Human resources specialists must usually have a bachelor’s degree in human resources, business, or a related field.
Human resources specialists usually must have a bachelor’s degree.
Human resources specialists typically need a bachelor's degree in human resources, business, or a related field, such as library science or communications.
Coursework typically includes business, industrial relations, psychology, professional writing, human resource management, and accounting.
Work Experience in a Related Occupation
Some positions, particularly human resources generalists, may require previous work experience. Candidates can gain experience as human resources assistants, in customer service positions, or in other related jobs.
Licenses, Certifications, and Registrations
Many professional associations that specialize in human resources offer courses intended to enhance the skills of their members, and some offer certification programs. For example, the Society for Human Resource Management (SHRM) offers the SHRM Certified Professional (SHRM-CP) and SHRM Senior Certified Professional (SHRM-SCP). In addition, the HR Certification Institute (HRCI) offers a range of certifications for varying levels of expertise.
Certification usually requires passing an exam, and candidates typically need to meet minimum education and experience requirements. Exams check for human resources knowledge and how candidates apply their knowledge and judgment to different situations.
Although certification is usually voluntary, some employers may prefer or require it. Human resources generalists, in particular, can benefit from certification because it shows knowledge and professional competence across all human resources areas.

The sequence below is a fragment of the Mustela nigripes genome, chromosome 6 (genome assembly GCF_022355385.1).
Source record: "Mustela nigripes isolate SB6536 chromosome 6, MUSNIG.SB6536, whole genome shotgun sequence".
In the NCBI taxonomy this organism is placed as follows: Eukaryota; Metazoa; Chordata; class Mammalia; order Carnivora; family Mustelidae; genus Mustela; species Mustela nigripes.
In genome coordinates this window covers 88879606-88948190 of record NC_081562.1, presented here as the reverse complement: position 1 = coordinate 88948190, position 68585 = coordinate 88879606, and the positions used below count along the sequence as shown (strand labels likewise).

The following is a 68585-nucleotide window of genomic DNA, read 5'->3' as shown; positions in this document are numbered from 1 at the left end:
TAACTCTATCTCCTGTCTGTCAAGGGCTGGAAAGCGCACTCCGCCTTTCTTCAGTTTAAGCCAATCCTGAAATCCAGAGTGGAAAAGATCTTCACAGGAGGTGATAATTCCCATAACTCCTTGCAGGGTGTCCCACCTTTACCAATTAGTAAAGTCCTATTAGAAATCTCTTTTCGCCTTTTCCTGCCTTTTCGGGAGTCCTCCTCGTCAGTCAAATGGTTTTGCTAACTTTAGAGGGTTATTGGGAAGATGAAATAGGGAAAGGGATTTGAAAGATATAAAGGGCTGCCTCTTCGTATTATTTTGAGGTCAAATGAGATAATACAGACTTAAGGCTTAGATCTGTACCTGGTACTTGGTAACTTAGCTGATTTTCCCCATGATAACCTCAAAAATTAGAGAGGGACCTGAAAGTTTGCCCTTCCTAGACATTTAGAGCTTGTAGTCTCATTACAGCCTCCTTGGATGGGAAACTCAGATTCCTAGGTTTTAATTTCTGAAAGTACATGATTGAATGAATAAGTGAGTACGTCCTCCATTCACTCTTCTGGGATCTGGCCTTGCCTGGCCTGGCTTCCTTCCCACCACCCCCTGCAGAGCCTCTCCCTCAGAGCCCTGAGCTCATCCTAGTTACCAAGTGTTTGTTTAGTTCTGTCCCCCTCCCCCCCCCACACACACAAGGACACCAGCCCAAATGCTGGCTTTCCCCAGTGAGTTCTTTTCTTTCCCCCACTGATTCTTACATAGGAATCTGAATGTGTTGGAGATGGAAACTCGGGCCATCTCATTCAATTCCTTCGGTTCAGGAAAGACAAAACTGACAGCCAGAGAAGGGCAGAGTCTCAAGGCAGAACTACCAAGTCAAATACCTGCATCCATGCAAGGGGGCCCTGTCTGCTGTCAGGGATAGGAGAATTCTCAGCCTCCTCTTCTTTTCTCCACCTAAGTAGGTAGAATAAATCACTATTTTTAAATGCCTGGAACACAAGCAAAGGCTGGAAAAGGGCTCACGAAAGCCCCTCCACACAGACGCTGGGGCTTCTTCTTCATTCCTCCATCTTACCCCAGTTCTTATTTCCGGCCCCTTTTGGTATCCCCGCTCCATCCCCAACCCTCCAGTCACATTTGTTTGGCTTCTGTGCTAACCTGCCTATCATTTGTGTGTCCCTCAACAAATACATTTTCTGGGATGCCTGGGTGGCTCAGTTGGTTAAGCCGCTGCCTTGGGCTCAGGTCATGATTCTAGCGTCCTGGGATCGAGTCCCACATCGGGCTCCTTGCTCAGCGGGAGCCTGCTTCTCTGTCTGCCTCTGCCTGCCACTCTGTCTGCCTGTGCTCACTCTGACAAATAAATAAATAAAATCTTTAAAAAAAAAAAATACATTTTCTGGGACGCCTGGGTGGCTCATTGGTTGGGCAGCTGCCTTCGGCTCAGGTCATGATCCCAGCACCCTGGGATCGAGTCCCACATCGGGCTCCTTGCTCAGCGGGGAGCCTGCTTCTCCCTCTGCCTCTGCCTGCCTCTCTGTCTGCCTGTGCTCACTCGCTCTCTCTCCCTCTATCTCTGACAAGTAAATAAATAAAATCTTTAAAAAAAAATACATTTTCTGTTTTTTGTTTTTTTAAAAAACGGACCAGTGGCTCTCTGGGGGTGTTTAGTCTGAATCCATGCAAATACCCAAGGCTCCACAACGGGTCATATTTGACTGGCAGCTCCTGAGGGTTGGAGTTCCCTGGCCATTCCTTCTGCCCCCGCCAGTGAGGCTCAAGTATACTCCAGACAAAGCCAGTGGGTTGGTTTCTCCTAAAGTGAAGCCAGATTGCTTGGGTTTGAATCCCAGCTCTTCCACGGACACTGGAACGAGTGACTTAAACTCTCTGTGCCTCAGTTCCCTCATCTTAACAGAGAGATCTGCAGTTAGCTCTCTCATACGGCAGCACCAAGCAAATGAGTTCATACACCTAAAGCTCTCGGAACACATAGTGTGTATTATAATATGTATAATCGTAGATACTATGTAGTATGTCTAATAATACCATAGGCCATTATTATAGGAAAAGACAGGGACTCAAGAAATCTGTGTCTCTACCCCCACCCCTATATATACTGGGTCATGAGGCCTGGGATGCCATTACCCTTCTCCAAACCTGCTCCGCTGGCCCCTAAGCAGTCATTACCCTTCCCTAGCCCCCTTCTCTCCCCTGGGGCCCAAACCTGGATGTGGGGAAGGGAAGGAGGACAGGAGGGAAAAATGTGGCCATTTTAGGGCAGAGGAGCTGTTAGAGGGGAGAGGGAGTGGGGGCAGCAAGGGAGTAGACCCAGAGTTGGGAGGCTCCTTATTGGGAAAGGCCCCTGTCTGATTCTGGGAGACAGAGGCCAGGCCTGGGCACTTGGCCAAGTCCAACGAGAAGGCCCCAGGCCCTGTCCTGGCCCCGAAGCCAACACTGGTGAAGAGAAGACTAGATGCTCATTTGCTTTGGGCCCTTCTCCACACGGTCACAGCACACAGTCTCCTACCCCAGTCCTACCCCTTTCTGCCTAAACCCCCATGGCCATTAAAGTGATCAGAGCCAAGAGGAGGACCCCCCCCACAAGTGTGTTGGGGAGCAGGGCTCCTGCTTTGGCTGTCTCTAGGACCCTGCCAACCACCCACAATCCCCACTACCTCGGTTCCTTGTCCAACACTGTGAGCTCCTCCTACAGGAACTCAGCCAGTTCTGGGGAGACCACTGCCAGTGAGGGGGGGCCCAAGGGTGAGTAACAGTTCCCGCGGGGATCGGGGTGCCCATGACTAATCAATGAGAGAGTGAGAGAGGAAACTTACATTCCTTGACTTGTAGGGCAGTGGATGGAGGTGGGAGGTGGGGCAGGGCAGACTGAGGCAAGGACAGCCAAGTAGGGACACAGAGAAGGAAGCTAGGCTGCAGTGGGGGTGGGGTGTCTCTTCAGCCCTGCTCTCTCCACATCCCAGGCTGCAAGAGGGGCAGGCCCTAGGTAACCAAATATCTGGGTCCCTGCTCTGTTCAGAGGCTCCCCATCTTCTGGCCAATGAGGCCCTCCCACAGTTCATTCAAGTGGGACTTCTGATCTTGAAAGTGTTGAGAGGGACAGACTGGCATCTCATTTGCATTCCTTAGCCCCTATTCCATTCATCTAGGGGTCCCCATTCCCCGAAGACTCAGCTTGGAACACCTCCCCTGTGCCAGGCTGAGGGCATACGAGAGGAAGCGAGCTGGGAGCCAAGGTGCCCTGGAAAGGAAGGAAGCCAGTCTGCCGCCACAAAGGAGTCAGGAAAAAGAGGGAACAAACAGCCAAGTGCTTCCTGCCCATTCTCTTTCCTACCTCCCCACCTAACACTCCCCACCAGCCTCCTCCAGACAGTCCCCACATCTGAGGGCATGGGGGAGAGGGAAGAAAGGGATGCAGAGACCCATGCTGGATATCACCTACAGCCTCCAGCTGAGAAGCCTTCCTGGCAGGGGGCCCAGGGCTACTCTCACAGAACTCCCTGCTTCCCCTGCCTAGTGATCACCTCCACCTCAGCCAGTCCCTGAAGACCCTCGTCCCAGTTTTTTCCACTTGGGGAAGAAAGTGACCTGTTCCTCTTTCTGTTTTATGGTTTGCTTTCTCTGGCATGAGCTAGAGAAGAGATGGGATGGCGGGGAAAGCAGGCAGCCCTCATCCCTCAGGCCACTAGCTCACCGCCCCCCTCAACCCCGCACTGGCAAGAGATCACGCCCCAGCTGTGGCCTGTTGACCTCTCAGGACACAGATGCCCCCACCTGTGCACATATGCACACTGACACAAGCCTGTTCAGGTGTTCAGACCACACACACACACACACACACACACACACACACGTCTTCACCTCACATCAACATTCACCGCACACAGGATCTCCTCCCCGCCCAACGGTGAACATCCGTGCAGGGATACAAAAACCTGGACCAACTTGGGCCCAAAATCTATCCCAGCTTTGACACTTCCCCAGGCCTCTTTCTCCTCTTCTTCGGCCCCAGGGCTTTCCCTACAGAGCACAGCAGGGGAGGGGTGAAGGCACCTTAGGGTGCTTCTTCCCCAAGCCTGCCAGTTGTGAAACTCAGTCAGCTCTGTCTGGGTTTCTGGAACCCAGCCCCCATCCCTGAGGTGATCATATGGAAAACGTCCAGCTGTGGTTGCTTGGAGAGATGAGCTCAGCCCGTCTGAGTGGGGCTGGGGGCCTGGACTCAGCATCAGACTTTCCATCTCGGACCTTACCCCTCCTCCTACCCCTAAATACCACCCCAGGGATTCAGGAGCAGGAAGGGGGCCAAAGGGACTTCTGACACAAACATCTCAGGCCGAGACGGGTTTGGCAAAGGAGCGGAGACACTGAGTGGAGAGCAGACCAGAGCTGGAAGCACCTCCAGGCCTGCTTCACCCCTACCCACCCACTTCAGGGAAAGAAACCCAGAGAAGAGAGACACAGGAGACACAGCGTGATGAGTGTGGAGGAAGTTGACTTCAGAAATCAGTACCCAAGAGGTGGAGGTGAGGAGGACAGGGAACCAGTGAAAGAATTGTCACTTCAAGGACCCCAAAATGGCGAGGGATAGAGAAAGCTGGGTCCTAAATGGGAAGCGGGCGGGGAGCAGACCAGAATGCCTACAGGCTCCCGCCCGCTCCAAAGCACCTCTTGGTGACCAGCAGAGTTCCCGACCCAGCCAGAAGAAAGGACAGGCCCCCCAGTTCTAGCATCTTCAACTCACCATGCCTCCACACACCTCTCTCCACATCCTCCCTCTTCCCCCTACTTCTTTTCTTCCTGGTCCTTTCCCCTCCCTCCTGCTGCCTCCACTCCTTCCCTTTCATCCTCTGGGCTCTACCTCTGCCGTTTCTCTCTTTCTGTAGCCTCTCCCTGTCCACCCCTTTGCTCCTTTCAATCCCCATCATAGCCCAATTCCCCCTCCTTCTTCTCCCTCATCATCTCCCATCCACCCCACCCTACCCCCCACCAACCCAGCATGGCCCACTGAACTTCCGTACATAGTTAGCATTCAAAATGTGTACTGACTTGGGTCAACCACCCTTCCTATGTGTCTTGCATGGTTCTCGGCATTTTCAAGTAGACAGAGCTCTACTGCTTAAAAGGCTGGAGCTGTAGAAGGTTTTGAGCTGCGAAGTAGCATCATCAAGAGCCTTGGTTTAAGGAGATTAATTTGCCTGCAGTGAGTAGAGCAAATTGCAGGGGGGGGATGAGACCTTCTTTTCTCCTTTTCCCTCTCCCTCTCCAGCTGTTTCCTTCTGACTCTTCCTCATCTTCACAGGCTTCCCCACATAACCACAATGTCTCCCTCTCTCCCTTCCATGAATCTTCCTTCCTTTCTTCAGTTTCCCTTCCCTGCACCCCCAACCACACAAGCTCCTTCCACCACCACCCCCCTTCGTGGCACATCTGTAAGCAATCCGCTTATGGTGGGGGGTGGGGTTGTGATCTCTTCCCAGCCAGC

Human resources specialists who possess a thorough knowledge of their organization, as well as an understanding of regulatory compliance needs, can advance to become human resources managers. Specialists can increase their chance of advancement by completing voluntary certification programs.
Communication skills. Listening and speaking skills are essential for human resources specialists. They must convey information effectively, and pay careful attention to questions and concerns from job applicants and employees.
Decisionmaking skills. Human resources specialists use decisionmaking skills when reviewing candidates’ qualifications or when working to resolve disputes.
Detail oriented. Specialists must be detail oriented when evaluating applicants’ qualifications, performing background checks, maintaining records of an employee grievance, and ensuring that a workplace is in compliance with labor standards.
Interpersonal skills. Specialists continually interact with new people and must be able to converse and connect with people from different backgrounds.